For some reason "Ulises" appears to end abruptly. Considering that there is no break in the page numbers, I'd guess that only a few lines are lost. If so, this story ends on a rather abrupt or fatalistic tone. This story incorporates Ocampo's frequent theme of childhood, though with fantasy elements incorporated. The story concerns the narrators' childhood and her friendship with a strange classmate named Ulises. Ulises has a reputation for telling outlandish stories, as well as a face that strikes most people as being that of an old man. He is also an orphan, living with three elderly and rather eccentric aunts. He and the narrator sneak out one day to visit a fortune teller, who offers Ulises his youth. That's when things take a decidedly supernatural turn, which is quickly reversed and at which point the story cut off. Intriguing, though I'm not really sure where it was going.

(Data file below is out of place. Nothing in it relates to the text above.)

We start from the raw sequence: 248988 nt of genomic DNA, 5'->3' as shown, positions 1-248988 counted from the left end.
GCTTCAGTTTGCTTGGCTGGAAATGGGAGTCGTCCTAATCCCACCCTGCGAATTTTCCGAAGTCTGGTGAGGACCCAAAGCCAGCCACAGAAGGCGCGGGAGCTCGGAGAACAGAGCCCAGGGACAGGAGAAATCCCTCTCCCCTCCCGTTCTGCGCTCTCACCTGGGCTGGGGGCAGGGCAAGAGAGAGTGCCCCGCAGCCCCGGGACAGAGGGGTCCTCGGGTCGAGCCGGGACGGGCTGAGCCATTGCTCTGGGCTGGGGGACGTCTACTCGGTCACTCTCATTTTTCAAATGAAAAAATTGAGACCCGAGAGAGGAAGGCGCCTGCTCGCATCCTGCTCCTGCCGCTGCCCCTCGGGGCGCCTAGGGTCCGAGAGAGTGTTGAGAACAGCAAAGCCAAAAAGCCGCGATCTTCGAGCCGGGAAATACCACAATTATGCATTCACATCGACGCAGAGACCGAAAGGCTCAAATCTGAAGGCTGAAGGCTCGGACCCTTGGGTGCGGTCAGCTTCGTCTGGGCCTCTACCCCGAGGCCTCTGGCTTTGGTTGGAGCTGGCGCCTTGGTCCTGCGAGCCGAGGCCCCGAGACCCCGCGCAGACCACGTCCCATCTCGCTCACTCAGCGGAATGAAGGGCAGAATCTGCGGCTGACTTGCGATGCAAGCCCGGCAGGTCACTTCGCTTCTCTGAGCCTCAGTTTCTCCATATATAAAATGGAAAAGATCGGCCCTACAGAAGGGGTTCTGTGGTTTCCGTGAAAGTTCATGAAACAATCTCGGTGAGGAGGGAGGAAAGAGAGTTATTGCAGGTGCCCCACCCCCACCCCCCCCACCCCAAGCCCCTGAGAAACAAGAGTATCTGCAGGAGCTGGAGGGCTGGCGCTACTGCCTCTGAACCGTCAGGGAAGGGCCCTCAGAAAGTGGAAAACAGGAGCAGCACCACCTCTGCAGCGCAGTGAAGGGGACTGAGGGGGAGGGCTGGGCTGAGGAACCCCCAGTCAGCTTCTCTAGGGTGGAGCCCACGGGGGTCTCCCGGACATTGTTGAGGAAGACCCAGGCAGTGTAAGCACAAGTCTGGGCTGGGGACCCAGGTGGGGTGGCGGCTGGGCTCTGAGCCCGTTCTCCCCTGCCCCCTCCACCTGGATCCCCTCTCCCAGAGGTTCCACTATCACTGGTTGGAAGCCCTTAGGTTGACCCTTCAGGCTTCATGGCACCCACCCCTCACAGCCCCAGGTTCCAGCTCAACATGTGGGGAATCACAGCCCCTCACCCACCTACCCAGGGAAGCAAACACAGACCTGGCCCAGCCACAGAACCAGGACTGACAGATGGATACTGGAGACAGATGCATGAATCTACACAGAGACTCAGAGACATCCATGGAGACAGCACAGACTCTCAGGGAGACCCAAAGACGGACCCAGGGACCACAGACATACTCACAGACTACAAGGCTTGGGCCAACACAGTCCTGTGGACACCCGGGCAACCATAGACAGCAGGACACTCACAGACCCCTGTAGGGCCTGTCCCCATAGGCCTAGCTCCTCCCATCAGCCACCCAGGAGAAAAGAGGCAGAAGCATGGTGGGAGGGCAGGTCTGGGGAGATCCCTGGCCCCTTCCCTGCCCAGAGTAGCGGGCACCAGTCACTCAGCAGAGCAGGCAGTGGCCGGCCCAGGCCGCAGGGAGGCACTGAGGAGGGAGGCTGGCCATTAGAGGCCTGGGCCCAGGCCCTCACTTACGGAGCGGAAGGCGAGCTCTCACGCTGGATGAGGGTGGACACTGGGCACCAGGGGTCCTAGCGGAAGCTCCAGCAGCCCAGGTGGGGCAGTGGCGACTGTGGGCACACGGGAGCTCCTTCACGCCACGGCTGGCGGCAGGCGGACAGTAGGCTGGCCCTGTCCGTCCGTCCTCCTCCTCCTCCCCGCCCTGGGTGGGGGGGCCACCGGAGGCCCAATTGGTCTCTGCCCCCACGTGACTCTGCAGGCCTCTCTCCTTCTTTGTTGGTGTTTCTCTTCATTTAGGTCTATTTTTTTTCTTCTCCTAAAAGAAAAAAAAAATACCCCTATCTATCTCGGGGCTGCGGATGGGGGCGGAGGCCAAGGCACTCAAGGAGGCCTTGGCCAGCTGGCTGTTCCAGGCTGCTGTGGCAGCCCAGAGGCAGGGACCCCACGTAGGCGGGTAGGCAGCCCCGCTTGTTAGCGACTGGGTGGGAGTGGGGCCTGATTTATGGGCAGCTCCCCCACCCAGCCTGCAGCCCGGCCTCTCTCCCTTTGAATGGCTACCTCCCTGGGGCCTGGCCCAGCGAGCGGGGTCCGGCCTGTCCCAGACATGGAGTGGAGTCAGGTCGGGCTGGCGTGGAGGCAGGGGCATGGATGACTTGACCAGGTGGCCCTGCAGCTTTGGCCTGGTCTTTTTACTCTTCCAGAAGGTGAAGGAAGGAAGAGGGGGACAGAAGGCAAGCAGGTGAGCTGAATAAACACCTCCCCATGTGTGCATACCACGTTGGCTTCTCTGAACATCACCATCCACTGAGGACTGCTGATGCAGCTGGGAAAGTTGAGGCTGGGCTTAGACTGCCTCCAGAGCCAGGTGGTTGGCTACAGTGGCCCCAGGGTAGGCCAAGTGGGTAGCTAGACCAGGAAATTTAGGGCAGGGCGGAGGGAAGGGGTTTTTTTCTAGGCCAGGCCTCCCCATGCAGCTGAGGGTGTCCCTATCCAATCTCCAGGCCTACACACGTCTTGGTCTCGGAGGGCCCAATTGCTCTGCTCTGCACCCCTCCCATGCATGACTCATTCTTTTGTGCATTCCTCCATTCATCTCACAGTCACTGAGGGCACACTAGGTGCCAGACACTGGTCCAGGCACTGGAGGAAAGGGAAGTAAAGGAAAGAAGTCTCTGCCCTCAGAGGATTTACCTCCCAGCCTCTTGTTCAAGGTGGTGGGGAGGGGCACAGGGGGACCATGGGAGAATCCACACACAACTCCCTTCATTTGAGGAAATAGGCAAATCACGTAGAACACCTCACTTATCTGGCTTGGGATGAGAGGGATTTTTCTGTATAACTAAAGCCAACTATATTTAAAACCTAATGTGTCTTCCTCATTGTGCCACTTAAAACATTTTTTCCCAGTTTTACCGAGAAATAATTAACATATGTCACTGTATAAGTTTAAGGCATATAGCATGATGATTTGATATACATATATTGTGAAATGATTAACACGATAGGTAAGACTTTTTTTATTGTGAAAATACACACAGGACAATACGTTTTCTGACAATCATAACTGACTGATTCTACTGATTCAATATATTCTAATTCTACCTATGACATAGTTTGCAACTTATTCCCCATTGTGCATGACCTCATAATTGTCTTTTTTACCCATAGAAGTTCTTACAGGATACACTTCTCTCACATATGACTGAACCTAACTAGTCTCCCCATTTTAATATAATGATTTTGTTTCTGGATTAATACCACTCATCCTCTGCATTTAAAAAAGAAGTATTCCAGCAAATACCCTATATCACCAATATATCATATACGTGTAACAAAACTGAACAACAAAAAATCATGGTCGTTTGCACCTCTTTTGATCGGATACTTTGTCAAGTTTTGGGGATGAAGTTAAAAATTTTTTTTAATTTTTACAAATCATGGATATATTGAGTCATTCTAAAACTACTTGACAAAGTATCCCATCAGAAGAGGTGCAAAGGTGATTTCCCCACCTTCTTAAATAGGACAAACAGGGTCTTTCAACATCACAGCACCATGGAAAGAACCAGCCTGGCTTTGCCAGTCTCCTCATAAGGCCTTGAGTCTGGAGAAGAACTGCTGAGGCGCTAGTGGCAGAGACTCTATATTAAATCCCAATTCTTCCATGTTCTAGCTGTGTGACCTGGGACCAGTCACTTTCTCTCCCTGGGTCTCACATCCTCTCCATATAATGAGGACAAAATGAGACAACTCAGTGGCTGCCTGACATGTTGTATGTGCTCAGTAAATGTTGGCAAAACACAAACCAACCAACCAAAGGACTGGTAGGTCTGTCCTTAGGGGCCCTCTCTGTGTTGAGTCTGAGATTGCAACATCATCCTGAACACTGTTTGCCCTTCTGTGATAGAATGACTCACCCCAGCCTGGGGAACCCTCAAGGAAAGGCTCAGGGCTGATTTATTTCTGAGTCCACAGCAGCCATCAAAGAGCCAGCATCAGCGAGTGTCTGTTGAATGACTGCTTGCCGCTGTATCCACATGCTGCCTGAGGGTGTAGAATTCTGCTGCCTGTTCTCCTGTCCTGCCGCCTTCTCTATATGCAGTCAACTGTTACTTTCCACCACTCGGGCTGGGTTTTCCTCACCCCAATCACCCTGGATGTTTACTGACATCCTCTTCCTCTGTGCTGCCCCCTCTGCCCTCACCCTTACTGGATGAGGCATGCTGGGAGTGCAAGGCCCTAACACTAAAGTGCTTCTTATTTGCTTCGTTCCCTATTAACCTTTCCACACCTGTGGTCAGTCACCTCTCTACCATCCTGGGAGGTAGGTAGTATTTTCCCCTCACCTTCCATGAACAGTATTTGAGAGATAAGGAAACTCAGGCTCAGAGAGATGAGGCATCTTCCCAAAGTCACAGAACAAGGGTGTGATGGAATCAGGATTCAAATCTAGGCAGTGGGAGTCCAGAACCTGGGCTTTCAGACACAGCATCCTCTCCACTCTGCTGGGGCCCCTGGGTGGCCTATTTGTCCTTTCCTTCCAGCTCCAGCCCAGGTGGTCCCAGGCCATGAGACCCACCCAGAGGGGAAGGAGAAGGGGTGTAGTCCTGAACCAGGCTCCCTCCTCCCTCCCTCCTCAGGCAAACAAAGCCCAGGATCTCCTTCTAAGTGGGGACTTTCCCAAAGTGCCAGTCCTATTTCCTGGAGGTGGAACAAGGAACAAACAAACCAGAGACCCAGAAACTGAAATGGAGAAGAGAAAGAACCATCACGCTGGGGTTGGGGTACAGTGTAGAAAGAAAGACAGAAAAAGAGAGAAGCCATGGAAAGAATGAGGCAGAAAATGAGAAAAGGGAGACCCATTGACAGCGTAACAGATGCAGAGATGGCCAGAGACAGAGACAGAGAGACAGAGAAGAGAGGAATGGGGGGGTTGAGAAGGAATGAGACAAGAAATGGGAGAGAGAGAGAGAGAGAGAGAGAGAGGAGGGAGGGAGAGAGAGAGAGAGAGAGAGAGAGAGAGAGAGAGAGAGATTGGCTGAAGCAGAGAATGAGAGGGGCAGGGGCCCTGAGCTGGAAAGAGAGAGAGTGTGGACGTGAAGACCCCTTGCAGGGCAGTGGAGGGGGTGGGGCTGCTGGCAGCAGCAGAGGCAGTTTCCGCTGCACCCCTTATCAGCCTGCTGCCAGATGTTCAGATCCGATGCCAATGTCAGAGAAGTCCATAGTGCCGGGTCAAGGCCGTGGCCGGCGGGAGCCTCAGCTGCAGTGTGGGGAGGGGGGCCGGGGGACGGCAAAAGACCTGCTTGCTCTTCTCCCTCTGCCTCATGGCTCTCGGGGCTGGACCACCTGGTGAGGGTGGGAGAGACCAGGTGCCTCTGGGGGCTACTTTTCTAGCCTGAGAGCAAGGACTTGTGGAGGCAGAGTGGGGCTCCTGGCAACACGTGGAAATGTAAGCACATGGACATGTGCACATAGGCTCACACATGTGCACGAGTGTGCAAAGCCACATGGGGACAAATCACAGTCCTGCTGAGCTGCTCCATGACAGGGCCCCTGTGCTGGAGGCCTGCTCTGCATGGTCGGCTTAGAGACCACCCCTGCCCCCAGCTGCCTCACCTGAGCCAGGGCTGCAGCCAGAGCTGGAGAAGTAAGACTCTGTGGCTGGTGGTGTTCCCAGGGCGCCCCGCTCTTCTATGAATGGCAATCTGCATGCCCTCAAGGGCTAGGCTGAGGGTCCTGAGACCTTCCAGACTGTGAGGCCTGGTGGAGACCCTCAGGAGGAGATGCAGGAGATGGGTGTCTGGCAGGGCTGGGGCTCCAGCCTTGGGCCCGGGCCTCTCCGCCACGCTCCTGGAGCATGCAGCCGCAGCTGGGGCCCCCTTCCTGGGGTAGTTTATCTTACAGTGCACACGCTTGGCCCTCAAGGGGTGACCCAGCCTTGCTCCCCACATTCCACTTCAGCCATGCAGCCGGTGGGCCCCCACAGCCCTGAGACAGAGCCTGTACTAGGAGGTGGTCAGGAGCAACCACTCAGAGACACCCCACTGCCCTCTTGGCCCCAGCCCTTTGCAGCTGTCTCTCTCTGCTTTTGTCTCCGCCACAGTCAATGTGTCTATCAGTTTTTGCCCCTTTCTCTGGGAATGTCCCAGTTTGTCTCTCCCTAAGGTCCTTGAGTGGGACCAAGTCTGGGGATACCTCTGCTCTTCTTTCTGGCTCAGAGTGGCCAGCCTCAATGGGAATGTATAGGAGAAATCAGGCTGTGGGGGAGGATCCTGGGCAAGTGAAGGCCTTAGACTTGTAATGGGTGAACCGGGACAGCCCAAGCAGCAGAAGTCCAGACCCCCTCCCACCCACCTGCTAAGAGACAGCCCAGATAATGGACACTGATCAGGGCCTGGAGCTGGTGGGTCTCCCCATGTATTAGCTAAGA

"Los grifos" is a pretty Borgesian, not least of all because Borges himself makes a few appearances. Grifos are faucets, and the story concerns a set of faucets which drip onto a basin and create a musical, almost mystical sound. Ocampo seeks out the wider meaning of faucets, suggesting a bizarre mythology of faucets. The story climaxes with a mysterious story of how the basin came into her hands. Interesting, but as can be expected from a Borgesian story, there's not much in the way of conventional plot.
BPM and The Young Karl Marx
1 week ago